CA Mulls Cutting Nearly a Thousand JobsBy Paula Musich | Posted 2006-07-27 Email Print
Re-Thinking HR: What Every CIO Needs to Know About Tomorrow's Workforce
The software company is considering a layoff of between 800 to 1000 employees, representing about 6 percent of its work force, according to sources close to CA.
CA's financial problems continue to dog the software behemoth's attempts to move its business forward.
The latest in a string of bad news is that the Islandia, N.Y., company is considering a layoff of between 800 to 1000 employees in August, according to sources close to CA.
While the restructuring plans are still in flux, according to sources, such a layoff would represent 5 or 6 percent of CA's work force.
The company in late June told Wall Street analysts that it found new stock options problems as well as the understatement of some $40 million in revenue.
Those problems could require that CA restate hundreds of millions of dollars in past financial results.
As Wall Street awaits CA's delayed 10K filing for fiscal 2006, expected now to be released by July 31, analysts are unsure of what to expect.
"They have surprised us quite a bit over the last three to six months," said Gregg Moskowitz, senior research analyst at Susquehanna Financial Group in New York.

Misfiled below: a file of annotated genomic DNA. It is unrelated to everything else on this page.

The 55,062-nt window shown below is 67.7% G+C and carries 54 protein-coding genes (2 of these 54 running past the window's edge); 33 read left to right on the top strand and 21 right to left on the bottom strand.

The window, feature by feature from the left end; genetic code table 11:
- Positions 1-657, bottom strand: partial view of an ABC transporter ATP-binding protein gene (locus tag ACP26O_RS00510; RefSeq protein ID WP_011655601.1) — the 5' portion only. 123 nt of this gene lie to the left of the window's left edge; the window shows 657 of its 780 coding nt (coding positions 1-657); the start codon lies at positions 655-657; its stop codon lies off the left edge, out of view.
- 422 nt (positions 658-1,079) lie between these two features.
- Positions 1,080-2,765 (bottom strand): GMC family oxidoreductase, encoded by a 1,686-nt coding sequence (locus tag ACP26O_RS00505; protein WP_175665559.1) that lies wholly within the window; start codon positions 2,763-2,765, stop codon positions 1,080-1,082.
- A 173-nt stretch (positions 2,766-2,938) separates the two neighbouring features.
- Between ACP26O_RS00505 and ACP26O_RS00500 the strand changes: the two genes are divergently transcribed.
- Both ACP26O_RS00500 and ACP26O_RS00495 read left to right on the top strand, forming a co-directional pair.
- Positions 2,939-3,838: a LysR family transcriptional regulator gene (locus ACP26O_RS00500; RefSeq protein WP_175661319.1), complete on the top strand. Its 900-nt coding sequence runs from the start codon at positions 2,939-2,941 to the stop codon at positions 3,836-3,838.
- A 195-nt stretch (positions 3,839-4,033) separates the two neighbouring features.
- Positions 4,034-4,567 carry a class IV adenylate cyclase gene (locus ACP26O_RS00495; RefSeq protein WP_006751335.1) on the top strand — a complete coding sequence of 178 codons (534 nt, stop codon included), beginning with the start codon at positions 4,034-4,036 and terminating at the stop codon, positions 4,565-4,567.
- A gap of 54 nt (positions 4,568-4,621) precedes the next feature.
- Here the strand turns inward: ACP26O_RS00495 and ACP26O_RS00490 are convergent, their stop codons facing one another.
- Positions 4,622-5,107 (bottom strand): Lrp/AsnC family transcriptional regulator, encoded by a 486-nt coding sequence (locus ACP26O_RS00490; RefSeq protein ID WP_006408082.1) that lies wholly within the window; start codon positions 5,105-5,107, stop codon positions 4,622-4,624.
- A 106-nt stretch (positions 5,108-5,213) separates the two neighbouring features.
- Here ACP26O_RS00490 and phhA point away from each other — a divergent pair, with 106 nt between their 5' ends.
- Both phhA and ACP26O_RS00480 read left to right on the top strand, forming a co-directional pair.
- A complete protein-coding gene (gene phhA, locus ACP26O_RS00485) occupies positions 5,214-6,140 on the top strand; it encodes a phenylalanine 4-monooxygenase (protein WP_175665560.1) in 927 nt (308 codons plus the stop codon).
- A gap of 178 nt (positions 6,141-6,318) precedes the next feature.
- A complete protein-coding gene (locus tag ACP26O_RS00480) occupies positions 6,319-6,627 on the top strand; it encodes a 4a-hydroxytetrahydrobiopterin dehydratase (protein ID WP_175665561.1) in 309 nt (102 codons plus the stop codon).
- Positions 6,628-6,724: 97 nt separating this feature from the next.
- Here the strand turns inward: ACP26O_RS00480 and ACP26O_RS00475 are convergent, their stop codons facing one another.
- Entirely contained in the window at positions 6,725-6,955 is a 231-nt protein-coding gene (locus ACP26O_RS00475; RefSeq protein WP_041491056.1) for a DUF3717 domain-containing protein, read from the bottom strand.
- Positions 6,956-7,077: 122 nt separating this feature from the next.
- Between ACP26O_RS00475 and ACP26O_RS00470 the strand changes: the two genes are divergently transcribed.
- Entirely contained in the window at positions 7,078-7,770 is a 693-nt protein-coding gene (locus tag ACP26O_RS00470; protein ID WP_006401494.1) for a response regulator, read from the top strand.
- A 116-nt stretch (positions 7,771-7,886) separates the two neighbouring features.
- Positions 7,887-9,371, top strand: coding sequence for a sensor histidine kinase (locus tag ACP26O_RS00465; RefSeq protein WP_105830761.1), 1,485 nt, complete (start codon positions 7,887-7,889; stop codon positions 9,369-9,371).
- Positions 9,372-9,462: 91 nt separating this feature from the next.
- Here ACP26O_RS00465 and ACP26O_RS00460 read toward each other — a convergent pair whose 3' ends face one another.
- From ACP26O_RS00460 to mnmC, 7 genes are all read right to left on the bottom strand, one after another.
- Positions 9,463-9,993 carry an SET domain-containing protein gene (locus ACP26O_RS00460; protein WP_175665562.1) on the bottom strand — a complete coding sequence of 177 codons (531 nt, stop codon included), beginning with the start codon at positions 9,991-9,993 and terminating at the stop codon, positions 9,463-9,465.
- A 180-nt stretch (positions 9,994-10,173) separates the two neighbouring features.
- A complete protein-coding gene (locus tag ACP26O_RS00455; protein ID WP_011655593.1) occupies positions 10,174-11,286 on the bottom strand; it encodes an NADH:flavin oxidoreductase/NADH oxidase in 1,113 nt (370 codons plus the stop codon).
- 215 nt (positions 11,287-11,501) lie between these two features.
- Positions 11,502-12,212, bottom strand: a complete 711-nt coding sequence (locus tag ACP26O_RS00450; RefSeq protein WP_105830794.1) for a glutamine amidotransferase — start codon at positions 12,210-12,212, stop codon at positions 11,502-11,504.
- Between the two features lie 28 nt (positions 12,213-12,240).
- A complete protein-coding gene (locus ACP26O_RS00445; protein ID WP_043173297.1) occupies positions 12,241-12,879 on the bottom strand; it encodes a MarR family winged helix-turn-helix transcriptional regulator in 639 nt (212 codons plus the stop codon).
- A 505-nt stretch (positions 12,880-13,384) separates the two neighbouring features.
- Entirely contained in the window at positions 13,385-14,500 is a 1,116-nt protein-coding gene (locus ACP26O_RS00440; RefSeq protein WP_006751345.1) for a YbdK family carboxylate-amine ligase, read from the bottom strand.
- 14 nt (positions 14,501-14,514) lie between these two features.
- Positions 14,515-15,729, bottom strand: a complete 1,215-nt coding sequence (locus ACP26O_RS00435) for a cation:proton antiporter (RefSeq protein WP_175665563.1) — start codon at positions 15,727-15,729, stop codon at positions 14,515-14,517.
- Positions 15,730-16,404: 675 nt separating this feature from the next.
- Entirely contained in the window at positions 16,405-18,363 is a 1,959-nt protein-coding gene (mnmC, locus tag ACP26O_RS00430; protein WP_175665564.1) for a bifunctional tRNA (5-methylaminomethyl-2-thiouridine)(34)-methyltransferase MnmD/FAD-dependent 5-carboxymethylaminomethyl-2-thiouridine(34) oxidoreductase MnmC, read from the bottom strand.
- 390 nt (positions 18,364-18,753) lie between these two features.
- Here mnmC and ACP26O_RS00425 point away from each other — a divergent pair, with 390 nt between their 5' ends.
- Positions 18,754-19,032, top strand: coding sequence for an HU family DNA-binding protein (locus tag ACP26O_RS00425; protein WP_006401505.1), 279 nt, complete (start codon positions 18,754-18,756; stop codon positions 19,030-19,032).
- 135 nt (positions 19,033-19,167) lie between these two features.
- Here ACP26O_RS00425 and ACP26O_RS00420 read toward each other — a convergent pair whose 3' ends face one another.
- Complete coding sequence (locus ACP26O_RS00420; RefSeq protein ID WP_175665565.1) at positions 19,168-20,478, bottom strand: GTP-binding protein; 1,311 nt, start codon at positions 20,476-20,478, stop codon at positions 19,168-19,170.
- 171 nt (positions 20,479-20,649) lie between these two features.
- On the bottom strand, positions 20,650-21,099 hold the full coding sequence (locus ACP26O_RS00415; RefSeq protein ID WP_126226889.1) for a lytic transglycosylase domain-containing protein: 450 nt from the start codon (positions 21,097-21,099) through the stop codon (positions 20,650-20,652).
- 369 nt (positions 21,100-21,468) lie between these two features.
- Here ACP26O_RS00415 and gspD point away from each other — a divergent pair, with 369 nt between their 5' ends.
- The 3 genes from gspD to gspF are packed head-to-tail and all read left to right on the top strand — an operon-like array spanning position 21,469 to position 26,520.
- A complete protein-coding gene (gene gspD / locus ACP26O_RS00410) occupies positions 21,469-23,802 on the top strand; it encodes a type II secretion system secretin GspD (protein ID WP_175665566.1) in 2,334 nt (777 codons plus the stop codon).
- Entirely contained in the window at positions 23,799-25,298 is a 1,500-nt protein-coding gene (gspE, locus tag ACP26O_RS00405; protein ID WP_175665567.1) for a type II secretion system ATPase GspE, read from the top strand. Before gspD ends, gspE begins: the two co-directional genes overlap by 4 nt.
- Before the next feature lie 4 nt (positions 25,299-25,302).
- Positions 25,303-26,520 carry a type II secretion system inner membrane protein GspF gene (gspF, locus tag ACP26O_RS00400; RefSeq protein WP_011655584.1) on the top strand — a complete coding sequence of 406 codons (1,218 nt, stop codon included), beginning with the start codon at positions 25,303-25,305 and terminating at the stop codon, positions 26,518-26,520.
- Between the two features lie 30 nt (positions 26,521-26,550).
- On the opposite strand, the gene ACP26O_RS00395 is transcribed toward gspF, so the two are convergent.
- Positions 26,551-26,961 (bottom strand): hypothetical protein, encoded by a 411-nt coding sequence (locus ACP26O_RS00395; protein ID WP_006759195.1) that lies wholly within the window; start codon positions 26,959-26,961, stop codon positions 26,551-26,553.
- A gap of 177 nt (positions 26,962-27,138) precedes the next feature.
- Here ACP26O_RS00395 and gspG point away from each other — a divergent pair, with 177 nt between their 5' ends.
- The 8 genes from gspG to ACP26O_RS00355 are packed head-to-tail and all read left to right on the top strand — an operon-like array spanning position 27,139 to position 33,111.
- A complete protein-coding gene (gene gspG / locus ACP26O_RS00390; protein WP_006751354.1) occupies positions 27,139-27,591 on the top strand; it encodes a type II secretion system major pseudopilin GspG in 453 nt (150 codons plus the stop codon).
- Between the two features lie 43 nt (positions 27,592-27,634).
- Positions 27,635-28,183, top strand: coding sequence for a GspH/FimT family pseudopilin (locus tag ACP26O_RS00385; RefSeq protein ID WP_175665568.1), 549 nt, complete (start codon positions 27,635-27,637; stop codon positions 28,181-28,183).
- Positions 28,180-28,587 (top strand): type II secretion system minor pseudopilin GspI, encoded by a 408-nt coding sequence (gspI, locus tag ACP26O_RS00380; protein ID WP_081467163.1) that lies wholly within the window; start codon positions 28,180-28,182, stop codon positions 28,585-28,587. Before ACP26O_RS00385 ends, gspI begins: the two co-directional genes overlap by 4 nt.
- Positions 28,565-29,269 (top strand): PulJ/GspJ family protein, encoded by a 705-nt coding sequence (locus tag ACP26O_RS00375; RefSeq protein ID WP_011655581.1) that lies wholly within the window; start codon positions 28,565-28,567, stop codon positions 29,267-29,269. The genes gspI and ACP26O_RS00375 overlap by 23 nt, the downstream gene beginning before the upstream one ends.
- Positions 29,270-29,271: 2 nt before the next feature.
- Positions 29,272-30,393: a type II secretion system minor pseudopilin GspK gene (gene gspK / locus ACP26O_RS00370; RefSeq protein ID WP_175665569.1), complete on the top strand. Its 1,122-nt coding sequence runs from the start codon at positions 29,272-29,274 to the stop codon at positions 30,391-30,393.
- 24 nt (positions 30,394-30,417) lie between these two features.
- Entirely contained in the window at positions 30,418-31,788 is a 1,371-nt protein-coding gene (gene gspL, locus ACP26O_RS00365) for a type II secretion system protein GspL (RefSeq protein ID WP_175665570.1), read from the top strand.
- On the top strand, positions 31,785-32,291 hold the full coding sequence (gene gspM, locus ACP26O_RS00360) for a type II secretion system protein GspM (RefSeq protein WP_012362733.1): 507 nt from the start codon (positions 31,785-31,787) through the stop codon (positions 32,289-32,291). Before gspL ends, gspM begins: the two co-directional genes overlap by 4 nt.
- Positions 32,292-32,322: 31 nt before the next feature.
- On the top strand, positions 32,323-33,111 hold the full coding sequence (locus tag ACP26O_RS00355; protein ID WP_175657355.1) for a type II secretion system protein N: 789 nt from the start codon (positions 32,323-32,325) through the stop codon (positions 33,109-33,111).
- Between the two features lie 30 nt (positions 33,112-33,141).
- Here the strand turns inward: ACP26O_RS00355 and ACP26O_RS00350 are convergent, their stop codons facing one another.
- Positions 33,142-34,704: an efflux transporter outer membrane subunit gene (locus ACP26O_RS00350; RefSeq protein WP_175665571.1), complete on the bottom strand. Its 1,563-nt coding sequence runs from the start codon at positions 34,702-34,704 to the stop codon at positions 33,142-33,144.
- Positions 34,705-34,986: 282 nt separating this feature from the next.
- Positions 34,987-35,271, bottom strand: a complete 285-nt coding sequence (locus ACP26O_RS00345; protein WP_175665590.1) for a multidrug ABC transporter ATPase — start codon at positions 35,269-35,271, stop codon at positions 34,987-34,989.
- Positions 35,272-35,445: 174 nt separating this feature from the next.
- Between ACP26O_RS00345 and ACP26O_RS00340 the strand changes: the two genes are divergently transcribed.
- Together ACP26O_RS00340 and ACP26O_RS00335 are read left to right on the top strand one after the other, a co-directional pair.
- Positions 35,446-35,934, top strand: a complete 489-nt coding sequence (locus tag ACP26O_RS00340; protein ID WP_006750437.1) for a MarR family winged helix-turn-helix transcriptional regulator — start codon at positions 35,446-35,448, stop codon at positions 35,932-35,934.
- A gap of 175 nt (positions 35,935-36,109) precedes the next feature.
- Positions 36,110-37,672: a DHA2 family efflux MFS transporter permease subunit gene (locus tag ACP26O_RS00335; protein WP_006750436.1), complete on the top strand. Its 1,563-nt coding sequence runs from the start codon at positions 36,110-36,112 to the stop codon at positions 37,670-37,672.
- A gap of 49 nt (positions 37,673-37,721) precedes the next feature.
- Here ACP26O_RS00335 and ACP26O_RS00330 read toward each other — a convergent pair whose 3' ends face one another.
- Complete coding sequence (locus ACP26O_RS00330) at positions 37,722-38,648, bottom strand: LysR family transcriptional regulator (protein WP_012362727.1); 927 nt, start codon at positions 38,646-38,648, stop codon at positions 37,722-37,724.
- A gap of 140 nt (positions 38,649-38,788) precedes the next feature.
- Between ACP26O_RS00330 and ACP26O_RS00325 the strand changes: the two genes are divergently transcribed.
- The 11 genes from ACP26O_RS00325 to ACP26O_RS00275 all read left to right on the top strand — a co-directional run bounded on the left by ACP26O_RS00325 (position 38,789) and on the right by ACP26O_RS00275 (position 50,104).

"A lot of top lieutenants are not there; they are working through things like the ERP implementation and the sales compensation issue is at the top of list. I didn't expect this extent [of problems]."
CA's list of recent problems include missing a June 29 deadline for filing the fiscal 2006 10K, the reorganization of its sales force and the departure of its top sales executive Greg Corgan.
There was also the departure "by mutual agreement" of Chief Financial Officer Bob Davis and the departure of Chief Operations Officer Jeff Clarke last spring.
Those come on top of a misstep in CA's sales force compensation program in which some employees received double commissions.
CA has since replaced Clarke with Michael Christensen, and it named its corporate controller Robert Cirabisi as interim CFO.
Although sources did not know where the cuts would come from, Susquehanna's Moskowitz has some ideas.
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